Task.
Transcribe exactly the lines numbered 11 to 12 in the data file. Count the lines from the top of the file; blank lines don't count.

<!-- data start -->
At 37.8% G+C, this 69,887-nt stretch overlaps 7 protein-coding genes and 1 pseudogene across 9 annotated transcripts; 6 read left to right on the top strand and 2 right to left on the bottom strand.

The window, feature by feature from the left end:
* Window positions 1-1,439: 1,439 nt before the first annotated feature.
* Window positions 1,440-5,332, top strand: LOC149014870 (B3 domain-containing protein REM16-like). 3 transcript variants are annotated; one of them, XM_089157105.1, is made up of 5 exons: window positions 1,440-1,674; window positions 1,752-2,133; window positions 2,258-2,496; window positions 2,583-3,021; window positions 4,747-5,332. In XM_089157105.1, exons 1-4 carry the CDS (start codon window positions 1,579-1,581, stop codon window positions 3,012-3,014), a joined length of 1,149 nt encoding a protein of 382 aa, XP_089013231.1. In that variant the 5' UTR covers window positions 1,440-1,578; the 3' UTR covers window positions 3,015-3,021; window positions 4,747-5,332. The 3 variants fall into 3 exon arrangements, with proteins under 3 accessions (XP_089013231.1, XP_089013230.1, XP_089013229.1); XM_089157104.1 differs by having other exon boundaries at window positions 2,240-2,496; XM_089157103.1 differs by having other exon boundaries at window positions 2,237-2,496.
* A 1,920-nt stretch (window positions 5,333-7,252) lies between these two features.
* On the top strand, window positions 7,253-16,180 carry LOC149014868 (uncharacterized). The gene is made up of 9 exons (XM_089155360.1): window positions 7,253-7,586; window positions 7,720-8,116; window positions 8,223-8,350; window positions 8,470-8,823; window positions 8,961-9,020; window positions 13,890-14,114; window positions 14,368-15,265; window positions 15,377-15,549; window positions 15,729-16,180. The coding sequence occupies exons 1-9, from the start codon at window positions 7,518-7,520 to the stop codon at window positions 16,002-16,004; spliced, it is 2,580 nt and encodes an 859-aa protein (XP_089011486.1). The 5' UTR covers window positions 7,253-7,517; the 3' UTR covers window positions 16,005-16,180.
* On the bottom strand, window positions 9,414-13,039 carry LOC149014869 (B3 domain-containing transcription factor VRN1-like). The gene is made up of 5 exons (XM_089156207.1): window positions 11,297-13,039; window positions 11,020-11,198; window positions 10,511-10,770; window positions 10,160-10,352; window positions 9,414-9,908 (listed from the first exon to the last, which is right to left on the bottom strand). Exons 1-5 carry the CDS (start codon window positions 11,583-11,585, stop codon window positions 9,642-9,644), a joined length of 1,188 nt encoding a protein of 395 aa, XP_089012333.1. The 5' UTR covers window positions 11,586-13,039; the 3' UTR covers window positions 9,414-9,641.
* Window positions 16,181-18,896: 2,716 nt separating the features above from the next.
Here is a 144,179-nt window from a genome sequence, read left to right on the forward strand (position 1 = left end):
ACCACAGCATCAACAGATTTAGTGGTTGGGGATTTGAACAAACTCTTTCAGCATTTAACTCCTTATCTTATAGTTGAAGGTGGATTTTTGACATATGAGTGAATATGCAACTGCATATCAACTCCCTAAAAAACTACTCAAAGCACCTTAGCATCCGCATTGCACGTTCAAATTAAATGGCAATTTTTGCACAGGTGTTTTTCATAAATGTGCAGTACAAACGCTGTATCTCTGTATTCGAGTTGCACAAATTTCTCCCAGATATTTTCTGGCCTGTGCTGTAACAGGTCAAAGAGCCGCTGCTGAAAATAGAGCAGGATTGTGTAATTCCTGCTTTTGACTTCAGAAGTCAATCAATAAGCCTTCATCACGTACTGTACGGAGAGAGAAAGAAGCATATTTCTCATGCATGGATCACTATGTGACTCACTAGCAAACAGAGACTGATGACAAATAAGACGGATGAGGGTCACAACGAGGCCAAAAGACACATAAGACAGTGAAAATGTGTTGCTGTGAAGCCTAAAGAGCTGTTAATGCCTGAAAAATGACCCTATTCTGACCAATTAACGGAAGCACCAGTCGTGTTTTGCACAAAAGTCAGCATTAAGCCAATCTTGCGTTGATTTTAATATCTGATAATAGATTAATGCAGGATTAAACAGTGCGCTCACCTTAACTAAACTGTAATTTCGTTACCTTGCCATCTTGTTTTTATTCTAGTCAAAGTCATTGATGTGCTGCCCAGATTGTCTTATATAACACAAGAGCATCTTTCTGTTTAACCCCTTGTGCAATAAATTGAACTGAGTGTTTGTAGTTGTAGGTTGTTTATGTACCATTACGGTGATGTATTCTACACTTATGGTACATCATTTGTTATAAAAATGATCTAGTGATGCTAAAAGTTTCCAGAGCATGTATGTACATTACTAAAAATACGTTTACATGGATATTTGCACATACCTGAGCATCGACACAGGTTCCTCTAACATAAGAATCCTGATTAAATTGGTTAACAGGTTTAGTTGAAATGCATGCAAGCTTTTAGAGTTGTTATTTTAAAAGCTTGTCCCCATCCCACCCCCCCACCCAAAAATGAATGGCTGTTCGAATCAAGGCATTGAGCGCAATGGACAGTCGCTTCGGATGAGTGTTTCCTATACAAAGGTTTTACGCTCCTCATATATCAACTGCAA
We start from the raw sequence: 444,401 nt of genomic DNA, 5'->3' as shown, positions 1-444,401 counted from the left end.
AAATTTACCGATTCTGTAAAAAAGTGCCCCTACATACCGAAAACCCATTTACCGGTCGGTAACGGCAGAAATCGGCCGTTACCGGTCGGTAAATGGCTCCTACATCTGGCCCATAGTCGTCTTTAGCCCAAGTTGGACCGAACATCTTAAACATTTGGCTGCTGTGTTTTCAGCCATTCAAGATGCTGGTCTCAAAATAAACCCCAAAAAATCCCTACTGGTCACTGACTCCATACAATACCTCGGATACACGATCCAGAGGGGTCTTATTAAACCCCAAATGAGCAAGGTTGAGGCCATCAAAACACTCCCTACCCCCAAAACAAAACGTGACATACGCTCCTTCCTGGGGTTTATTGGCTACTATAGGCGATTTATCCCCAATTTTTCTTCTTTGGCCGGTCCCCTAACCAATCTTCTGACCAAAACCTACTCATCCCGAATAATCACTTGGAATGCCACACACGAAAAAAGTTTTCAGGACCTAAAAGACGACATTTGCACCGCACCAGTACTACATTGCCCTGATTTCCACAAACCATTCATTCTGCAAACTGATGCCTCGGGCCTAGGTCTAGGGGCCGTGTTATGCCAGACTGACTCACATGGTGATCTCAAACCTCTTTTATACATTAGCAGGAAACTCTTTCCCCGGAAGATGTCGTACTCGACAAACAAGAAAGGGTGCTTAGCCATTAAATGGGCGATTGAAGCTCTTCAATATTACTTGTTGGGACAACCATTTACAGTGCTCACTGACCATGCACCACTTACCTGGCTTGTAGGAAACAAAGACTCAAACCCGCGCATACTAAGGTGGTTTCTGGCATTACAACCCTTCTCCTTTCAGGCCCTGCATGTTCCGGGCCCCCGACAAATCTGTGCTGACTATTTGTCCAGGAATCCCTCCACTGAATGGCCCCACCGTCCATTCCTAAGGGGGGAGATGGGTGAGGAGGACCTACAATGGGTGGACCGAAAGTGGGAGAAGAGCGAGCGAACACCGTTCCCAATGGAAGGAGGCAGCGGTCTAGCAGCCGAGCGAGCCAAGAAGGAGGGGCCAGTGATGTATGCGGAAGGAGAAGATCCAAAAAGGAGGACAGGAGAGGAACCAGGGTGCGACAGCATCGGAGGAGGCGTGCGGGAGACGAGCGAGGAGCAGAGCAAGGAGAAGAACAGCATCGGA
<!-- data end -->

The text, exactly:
We start from the raw sequence: 444,401 nt of genomic DNA, 5'->3' as shown, positions 1-444,401 counted from the left end.
AAATTTACCGATTCTGTAAAAAAGTGCCCCTACATACCGAAAACCCATTTACCGGTCGGTAACGGCAGAAATCGGCCGTTACCGGTCGGTAAATGGCTCCTACATCTGGCCCATAGTCGTCTTTAGCCCAAGTTGGACCGAACATCTTAAACATTTGGCTGCTGTGTTTTCAGCCATTCAAGATGCTGGTCTCAAAATAAACCCCAAAAAATCCCTACTGGTCACTGACTCCATACAATACCTCGGATACACGATCCAGAGGGGTCTTATTAAACCCCAAATGAGCAAGGTTGAGGCCATCAAAACACTCCCTACCCCCAAAACAAAACGTGACATACGCTCCTTCCTGGGGTTTATTGGCTACTATAGGCGATTTATCCCCAATTTTTCTTCTTTGGCCGGTCCCCTAACCAATCTTCTGACCAAAACCTACTCATCCCGAATAATCACTTGGAATGCCACACACGAAAAAAGTTTTCAGGACCTAAAAGACGACATTTGCACCGCACCAGTACTACATTGCCCTGATTTCCACAAACCATTCATTCTGCAAACTGATGCCTCGGGCCTAGGTCTAGGGGCCGTGTTATGCCAGACTGACTCACATGGTGATCTCAAACCTCTTTTATACATTAGCAGGAAACTCTTTCCCCGGAAGATGTCGTACTCGACAAACAAGAAAGGGTGCTTAGCCATTAAATGGGCGATTGAAGCTCTTCAATATTACTTGTTGGGACAACCATTTACAGTGCTCACTGACCATGCACCACTTACCTGGCTTGTAGGAAACAAAGACTCAAACCCGCGCATACTAAGGTGGTTTCTGGCATTACAACCCTTCTCCTTTCAGGCCCTGCATGTTCCGGGCCCCCGACAAATCTGTGCTGACTATTTGTCCAGGAATCCCTCCACTGAATGGCCCCACCGTCCATTCCTAAGGGGGGAGATGGGTGAGGAGGACCTACAATGGGTGGACCGAAAGTGGGAGAAGAGCGAGCGAACACCGTTCCCAATGGAAGGAGGCAGCGGTCTAGCAGCCGAGCGAGCCAAGAAGGAGGGGCCAGTGATGTATGCGGAAGGAGAAGATCCAAAAAGGAGGACAGGAGAGGAACCAGGGTGCGACAGCATCGGAGGAGGCGTGCGGGAGACGAGCGAGGAGCAGAGCAAGGAGAAGAACAGCATCGGA